Here you see a view of a gate pier and lime tree avenue as captured by the artist Paul Nash in a painting called Pillar and Moon. It was painted in the 1930’s and is now held by the Tate Gallery.
The six gate piers and the boundary wall have recently been restored by Oxfordshire County Council who own the site.
The two main gateposts flanking the entrance formerly held iron gates. The support hinges for these can still be seen. They are also decorated with rusticated masonry and are slightly larger than the four lesser piers. All were originally capped with stone ball finials. One of these lay in the farmyard for some years and has now been replaced.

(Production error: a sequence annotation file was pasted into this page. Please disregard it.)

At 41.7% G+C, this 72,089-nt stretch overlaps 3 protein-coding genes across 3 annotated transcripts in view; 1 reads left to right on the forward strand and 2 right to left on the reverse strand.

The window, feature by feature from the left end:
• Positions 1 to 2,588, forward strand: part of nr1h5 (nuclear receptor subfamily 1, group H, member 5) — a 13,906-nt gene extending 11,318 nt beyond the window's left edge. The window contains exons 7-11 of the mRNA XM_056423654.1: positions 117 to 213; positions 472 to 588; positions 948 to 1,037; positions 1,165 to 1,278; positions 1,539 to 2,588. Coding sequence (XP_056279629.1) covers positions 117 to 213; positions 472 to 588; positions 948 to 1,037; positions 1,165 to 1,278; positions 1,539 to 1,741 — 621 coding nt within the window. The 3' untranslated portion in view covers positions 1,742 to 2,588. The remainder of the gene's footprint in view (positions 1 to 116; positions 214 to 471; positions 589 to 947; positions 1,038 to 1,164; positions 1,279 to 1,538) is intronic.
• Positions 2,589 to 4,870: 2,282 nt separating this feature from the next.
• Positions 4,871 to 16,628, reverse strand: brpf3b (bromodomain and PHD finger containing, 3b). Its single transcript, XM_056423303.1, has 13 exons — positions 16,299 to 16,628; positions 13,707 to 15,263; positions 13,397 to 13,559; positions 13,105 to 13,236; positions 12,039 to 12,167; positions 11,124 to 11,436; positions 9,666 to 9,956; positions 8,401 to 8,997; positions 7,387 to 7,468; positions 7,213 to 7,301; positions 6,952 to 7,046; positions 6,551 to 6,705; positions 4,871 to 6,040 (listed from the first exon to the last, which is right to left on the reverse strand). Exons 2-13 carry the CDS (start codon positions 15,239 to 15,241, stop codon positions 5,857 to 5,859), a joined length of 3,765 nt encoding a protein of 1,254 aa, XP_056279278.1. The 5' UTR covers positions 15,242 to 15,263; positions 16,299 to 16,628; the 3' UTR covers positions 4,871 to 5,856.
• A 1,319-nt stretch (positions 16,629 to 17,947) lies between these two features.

Paul Nash said that this picture was based around “the mystical association of two objects which inhabit different elements and have no apparent relation in life... The pale stone sphere on top of a ruined pillar faces its counterpart the moon, cold and pale and solid as stone.” Though not explicitly about mourning, the deep, unpopulated space and ghostly lighting gives the scene a melancholy air. Rather than depict a real landscape, Nash said that his intention had been “to call up memories and stir emotions in the spectator.”